With an eye toward benefiting the youth of both cities, the leaders of Findlay and the Japanese city Kawaguchi announced a Friendship City agreement on Thursday.

They also unveiled a rock monument at Riverside Park to the cities’ friendship.

Findlay-Japan friendships, and cooperative arrangements involving economic development and the University of Findlay, have a 35-year history, but the Friendship City agreement takes things further. Besides formalizing the friendship between the cities, it helps open doors to a high school student exchange program.

“I am so happy that this relationship, this economic relationship, has now extended to the youth of our communities,” Findlay Mayor Lydia Mihalik said in a ceremony Thursday.

The agreement is all about “the future of our youth,” said Kawaguchi Mayor Nobuo Okunoki, whose city has a 600,388 population.

Okunoki said he became familiar with Ohio during visits to the state during his 20 years as a prefecture assembly member, which is similar to being a state legislator.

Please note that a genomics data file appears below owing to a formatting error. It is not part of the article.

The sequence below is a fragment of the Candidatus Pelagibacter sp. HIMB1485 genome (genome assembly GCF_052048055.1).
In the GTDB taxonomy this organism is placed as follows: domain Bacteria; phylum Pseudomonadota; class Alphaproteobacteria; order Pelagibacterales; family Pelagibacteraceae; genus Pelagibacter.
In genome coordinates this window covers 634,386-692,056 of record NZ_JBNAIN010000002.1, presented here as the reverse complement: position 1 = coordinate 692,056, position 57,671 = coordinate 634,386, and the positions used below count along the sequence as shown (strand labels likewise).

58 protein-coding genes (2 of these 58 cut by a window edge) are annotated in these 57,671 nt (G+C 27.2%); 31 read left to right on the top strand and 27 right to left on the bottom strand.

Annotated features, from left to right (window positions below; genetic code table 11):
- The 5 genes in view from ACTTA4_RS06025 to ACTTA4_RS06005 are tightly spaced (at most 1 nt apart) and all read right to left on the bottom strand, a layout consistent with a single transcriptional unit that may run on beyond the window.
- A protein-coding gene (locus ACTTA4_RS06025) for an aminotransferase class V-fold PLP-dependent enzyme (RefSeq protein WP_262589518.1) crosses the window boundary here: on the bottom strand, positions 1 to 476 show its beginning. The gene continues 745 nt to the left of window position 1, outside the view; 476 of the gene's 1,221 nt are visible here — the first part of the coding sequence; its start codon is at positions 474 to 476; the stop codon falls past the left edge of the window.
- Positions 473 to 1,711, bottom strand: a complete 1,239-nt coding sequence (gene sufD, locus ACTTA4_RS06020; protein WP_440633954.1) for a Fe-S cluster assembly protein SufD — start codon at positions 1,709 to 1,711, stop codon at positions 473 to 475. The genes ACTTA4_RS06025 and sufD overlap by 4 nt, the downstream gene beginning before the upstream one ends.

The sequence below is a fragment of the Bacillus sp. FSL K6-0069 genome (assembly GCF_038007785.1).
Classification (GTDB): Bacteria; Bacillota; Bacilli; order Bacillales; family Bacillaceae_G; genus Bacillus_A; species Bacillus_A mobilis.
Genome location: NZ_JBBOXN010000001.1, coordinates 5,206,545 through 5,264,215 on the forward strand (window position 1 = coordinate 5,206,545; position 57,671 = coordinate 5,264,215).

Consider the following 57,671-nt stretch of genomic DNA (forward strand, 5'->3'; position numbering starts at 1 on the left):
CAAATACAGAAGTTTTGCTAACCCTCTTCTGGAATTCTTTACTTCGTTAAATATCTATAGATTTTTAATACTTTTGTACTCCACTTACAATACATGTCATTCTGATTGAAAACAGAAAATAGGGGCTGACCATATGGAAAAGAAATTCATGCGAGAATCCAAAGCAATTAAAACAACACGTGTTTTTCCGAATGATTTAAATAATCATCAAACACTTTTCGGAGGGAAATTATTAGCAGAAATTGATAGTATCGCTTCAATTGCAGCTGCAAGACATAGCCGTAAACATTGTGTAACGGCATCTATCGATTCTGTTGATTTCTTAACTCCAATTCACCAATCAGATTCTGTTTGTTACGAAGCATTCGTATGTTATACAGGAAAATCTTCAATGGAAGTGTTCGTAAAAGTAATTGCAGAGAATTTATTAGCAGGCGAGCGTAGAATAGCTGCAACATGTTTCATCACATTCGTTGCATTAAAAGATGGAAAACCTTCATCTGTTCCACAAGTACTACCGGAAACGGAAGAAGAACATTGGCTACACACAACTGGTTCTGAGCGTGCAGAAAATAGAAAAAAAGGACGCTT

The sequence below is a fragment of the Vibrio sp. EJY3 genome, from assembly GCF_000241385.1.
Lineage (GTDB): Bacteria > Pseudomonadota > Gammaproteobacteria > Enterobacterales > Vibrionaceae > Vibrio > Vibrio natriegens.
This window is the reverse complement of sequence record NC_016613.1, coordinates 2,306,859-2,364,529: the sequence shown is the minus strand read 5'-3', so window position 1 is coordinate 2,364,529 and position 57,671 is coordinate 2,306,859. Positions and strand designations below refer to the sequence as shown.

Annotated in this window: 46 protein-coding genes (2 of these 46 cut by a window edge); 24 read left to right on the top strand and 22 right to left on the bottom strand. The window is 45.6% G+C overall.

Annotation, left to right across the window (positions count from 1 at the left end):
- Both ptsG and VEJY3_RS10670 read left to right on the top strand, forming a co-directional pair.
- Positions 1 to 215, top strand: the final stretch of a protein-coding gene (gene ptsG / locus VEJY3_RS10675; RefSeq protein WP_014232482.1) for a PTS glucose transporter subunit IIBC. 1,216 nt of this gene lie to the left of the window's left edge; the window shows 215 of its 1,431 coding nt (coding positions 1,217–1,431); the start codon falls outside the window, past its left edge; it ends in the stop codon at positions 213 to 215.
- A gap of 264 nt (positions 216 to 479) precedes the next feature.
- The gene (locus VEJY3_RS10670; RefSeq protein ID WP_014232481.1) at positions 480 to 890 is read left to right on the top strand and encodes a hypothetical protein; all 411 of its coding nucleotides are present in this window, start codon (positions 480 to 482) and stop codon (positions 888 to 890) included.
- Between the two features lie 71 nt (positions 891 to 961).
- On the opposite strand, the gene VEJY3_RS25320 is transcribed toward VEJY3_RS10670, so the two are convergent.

“I had a very good impression of Ohio as very safe, traditional and a good American state. Then I became a mayor. As a mayor, I had a chance to create a new municipal high school. I started to think about the best way to educate our youth,” Okunoki said after the ceremony. “I immediately started thinking about sending our high school students to Ohio.”

Two Kawaguchi students each year will attend Findlay High School beginning with the 2019-2020 school year, said Ed Kurt, Findlay City Schools superintendent.

Two Findlay High School students each year will attend school in Kawaguchi beginning with the 2020-2021 school year.

Courier reporter Lou Wilin will have more on Friday.